When you undertake the Annapurna Base Camp Trek, you go through the rhododendron forests, and pass by terraced farms in the middle hills. This way, you get to experience the beautiful scenery of the local villages and get a sneak-peek of their lifestyle.

The Annapurna Base Camp itself is a high glacial basin lying at 40 km north of Pokhara (a metropolitan city in Nepal and the capital of the Gandaki Pradesh province) is located at an elevation of 4,130 meters (or 13,550 feet).

Some of the climbable peaks and mountains you’ll come across on your journey to the Annapurna Base Camp include: Dhaulagiri, Himchuli, Machhapuchhre, and of course, the Annapurna Mountain itself.

The Annapurna Base Camp Trek takes a period of approximately 14 days to complete.

  1. Annapurna Circuit Trek
Thorang La Pass
Thorang La Pass sign

The Annapurna Circuit Trek distance varies depending on the route you take and whether or not you choose to entertain yourself with side treks, but on average, it is about 170 km to 230 km. This trip could take between 16 to 20 days to complete, depending on your speed.

Taking this trip means you must go through Thorong La Pass, which is the highest point of the trek and one of the most amazing sights you could ever see.

When planning to undertake the Annapurna Circuit Trek, bear in mind that the best times of the year to go about this expedition are October to early December, or late February to April. Attempting this trek outside this period would mean risking getting snowed in – or worse.

Some of the climbable peaks and mountains you’ll encounter as you traverse the Annapurna circuit include: the Gangapurna, Pisang Peak, Paungda Danda, Dhaulagiri, Machhapuchhre, Tilicho Peak, Manaslu and the Annapurna Massif (Annapurna I – IV).

  1. Khopra Ridge Trek

The Khopra Ridge Trek is one of the easiest treks to undergo if you’re a beginner. The average time taken to complete this trek is 6 to 9 days, and the highest elevation is the sacred Khayar Barahi Lake (4500 meters or 14,760 feet). The beautiful landscape will keep you awestruck throughout your journey, as you experience the lifestyle of the ethnic villages and the wildlife of the region.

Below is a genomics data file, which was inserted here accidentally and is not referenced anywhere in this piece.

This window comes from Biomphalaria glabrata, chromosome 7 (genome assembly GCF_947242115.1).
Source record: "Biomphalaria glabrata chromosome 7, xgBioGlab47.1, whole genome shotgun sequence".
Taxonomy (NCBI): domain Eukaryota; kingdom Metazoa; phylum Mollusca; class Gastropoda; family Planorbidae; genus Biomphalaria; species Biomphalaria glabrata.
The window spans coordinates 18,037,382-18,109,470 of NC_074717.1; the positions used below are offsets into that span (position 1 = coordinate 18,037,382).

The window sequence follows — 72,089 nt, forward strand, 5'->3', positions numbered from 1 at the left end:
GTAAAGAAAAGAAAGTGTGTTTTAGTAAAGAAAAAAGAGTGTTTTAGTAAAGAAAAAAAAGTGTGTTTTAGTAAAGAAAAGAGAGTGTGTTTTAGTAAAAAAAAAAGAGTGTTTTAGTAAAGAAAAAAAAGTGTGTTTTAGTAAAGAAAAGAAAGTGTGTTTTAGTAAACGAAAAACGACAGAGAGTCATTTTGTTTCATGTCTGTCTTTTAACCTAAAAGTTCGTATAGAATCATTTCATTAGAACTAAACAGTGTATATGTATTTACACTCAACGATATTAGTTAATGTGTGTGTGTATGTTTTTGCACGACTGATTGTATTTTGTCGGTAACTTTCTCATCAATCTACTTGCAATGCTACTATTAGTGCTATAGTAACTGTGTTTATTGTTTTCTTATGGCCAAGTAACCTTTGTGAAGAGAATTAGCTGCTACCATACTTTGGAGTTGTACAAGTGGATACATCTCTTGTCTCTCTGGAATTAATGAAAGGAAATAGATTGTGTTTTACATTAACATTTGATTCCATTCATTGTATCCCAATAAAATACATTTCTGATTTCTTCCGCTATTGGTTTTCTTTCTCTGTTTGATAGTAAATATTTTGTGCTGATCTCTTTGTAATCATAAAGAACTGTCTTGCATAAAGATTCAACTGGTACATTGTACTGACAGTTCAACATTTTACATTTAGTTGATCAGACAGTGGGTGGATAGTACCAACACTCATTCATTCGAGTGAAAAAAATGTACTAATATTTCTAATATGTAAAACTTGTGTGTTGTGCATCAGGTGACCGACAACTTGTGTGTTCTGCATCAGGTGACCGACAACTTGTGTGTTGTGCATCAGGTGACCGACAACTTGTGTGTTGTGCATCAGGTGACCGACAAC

The trek is made more picture perfect during the spring, when the light of the sun appears to beautify the mountains. Some of the peaks you’ll come across on this journey include: the Annapurna, Nilgiri and Dhaulagiri.

  1. Annapurna Panorama Trek/ Poon Hill Trek
Annapurna Mountain Range from Poon Hill
Daulagiri, Annapurna South, Annapurna I, Gangapurna Annapurna III, Machhapuchhre

The Annapurna Panorama Trek, just like the Khopra Ridge Trek, is also easy to complete for beginners. It takes a short 6 days to go through the entire process, but they are guaranteed to be the best 6 days you’ll ever have. October is the best time to go to view the mountains, but April is the best time to go to see the Rhododendron flowers.

You can enjoy the warmth from both the sun and kind villagers while you take your time to complete this trek.

  1. Mardi Himal Trek

The Mardi Himal Trek takes about 11 days to complete, making it a moderate level trek. Undertaking this trek, you’ll see sights like the Annapurna peaks, Dhaulagiri, Machhapuchhre and Manaslu.

The Mardi Himal Trek is also best undertaken during the spring, so that you can get the best of the spring’s sun and warmth on the mountain ranges in addition to the Rhododendron blooms.

Panchase HIll Trek
Th Annapurna Massif from Panchase Hill

Every mountain range in Nepal and the Himalayas was divinely designed for you to visit, climb, trek and experience. Sitting in your couch year in, year out, is tantamount to wasting all these beauties the universe has provided us with, especially when you have that burning desire to experience the wonders of the world. Getting up and out of your comfort zone and making the move to the Annapurna Massif so that you can experience these gifts should be among your major plans.